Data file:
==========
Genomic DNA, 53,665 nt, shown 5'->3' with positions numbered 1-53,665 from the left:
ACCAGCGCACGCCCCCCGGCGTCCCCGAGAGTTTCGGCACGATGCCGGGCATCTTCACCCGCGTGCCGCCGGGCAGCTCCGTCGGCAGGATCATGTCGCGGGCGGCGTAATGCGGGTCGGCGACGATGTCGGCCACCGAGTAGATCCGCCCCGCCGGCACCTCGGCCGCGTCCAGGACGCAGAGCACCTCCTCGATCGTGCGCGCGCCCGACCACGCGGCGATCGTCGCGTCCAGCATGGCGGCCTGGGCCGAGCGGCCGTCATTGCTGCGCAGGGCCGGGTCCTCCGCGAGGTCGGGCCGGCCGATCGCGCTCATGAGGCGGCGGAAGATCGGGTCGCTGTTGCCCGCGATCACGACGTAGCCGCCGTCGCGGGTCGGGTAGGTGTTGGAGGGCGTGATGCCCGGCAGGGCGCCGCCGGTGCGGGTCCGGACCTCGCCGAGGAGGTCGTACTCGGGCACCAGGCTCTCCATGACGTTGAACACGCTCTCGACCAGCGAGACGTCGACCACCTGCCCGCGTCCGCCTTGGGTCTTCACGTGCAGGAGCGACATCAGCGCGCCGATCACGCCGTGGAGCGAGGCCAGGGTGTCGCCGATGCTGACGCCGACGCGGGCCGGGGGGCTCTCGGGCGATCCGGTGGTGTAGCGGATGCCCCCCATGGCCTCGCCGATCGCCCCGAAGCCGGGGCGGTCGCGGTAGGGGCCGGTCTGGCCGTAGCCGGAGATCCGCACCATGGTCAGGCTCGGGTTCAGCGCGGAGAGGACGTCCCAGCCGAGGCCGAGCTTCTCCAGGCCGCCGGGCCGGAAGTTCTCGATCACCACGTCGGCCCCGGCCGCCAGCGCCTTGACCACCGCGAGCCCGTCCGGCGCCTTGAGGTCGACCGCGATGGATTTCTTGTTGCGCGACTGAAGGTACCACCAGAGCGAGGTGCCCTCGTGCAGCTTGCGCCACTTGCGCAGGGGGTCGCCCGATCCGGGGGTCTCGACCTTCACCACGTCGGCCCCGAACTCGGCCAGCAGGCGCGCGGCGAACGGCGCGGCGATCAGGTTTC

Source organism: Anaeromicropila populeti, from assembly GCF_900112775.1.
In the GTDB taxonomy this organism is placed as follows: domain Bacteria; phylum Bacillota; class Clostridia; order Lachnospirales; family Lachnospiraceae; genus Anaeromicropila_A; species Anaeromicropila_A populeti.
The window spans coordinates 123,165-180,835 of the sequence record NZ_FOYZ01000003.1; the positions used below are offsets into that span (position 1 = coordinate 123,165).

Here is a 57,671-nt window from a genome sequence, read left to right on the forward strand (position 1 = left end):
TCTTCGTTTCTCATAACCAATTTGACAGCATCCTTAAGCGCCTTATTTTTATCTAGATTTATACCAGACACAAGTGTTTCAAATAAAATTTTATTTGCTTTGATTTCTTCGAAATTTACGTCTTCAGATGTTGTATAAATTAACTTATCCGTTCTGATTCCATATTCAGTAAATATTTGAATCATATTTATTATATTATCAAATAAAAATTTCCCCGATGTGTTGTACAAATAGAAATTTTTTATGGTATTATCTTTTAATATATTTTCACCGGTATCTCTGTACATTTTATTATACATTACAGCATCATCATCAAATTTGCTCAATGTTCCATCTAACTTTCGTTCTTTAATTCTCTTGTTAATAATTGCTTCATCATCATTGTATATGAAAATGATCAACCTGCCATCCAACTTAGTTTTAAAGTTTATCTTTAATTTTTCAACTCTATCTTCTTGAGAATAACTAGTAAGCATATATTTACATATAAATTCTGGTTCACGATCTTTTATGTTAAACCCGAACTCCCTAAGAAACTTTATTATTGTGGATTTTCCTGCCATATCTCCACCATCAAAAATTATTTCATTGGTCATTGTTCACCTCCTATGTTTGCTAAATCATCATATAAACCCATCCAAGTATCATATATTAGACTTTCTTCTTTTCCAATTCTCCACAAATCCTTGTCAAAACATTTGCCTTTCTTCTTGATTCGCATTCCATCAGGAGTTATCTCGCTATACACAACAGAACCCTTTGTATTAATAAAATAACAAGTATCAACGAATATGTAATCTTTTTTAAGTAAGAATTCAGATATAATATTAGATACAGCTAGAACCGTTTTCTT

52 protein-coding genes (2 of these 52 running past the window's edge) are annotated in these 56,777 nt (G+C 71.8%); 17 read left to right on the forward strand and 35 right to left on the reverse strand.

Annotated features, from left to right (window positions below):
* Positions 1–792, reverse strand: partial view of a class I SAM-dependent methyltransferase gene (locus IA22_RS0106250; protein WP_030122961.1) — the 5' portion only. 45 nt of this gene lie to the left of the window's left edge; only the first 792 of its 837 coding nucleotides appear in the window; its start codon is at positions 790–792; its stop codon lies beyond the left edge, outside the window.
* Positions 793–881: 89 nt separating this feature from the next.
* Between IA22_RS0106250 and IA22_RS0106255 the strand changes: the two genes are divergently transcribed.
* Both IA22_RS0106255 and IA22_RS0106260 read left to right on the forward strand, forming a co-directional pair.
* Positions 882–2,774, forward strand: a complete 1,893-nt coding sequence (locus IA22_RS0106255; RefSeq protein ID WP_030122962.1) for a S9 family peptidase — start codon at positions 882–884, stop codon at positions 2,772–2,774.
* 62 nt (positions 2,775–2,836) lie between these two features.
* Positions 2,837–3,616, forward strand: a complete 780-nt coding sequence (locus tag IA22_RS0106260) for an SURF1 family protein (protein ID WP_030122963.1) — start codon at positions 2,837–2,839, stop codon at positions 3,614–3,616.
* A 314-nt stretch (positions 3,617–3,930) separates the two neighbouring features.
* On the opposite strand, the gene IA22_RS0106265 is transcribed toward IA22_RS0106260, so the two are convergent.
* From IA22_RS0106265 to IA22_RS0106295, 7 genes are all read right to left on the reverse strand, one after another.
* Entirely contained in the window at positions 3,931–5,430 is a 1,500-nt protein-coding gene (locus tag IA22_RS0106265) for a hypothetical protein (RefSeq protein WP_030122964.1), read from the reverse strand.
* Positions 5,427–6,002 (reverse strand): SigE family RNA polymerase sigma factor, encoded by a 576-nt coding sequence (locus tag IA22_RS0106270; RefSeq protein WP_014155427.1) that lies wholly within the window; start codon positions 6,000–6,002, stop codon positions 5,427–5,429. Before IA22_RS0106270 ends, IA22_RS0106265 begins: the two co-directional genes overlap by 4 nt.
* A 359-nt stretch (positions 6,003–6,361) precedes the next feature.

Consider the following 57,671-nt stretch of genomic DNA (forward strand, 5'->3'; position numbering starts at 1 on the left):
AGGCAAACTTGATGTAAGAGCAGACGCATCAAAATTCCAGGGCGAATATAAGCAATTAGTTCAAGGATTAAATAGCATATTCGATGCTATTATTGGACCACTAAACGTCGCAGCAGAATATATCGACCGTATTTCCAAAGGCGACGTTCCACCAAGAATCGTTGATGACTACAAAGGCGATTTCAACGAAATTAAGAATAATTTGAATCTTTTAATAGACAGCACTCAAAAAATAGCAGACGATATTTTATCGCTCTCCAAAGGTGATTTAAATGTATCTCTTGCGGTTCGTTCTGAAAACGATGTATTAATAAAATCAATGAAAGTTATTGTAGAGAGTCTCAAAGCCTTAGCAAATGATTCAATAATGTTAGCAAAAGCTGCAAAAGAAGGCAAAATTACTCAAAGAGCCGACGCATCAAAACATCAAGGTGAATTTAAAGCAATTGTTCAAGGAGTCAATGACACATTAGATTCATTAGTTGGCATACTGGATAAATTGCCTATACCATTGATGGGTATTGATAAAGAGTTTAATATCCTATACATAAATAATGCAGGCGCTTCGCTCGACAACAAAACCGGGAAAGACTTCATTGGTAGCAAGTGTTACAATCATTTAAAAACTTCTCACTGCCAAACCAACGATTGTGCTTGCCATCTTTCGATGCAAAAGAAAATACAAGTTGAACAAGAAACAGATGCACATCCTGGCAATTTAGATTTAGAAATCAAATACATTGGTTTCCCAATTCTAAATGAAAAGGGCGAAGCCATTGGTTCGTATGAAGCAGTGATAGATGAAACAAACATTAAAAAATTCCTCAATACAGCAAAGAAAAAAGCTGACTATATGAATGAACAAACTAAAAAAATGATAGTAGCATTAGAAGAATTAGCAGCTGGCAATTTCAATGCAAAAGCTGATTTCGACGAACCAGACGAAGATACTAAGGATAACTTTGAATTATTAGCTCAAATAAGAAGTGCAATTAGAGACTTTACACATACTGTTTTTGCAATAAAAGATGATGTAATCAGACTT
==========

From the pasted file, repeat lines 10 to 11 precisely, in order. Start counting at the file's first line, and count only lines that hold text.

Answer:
* Positions 1–792, reverse strand: partial view of a class I SAM-dependent methyltransferase gene (locus IA22_RS0106250; protein WP_030122961.1) — the 5' portion only. 45 nt of this gene lie to the left of the window's left edge; only the first 792 of its 837 coding nucleotides appear in the window; its start codon is at positions 790–792; its stop codon lies beyond the left edge, outside the window.
* Positions 793–881: 89 nt separating this feature from the next.